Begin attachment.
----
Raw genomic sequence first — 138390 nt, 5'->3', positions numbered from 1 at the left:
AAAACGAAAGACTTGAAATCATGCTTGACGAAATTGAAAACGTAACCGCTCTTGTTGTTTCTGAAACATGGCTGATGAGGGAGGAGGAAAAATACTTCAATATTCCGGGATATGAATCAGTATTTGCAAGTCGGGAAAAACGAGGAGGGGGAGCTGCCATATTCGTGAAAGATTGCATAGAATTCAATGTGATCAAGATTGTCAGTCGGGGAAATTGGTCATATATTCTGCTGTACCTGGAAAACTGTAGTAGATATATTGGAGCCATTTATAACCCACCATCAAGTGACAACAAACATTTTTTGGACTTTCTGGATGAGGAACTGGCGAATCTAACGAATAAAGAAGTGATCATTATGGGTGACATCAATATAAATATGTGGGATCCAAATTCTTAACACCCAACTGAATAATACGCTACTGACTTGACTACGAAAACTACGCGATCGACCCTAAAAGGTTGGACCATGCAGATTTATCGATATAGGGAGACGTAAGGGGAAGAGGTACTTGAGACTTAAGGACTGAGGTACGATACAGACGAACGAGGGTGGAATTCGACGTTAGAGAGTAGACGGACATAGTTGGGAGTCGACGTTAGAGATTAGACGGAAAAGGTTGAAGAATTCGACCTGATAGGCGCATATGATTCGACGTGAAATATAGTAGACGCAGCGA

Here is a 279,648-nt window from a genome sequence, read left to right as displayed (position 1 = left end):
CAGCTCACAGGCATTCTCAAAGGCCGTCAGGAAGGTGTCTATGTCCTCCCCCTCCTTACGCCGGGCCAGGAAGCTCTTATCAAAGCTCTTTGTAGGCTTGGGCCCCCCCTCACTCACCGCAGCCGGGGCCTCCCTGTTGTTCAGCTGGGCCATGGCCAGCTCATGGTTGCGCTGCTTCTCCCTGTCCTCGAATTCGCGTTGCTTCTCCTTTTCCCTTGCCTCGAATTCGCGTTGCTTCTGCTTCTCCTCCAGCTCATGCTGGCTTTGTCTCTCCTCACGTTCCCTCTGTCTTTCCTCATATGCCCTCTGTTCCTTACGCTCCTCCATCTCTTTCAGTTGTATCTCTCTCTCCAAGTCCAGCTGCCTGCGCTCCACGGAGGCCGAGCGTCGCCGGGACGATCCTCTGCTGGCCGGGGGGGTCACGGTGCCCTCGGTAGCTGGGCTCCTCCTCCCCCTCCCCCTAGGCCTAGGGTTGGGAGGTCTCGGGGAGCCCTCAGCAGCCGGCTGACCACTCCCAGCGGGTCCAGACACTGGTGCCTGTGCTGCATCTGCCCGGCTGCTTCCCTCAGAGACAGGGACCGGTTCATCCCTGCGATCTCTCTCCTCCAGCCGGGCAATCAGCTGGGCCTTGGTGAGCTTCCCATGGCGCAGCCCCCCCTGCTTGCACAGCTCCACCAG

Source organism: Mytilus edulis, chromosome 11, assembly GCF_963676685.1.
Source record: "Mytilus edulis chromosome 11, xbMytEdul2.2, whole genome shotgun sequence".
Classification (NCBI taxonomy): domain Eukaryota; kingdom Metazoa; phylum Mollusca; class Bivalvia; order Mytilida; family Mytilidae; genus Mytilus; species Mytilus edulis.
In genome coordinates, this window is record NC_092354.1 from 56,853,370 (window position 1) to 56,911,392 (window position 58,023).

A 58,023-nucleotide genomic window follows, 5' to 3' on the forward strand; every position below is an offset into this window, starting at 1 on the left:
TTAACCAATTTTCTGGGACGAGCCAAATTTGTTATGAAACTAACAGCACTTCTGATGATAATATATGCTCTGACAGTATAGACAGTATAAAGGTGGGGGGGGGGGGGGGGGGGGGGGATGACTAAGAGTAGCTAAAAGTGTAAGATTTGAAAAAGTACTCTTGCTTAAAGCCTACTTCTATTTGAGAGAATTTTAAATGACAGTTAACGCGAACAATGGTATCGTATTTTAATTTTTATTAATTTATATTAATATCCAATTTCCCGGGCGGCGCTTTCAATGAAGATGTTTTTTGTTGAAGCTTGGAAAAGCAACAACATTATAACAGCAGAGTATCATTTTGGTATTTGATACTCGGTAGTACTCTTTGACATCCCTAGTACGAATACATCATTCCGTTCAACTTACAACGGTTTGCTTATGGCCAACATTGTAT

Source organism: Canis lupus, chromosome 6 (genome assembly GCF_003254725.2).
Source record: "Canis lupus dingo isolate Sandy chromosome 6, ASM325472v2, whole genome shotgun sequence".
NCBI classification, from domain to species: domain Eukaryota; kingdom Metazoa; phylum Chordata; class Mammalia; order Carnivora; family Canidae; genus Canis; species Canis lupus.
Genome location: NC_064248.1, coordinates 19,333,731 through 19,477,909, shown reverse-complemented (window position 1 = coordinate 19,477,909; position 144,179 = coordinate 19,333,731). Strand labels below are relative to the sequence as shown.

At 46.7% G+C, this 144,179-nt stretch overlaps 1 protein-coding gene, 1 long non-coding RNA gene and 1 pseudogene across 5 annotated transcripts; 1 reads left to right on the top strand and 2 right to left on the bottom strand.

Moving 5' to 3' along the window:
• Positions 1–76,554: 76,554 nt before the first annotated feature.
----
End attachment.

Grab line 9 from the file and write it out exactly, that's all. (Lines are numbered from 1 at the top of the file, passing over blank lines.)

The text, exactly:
A 58,023-nucleotide genomic window follows, 5' to 3' on the forward strand; every position below is an offset into this window, starting at 1 on the left: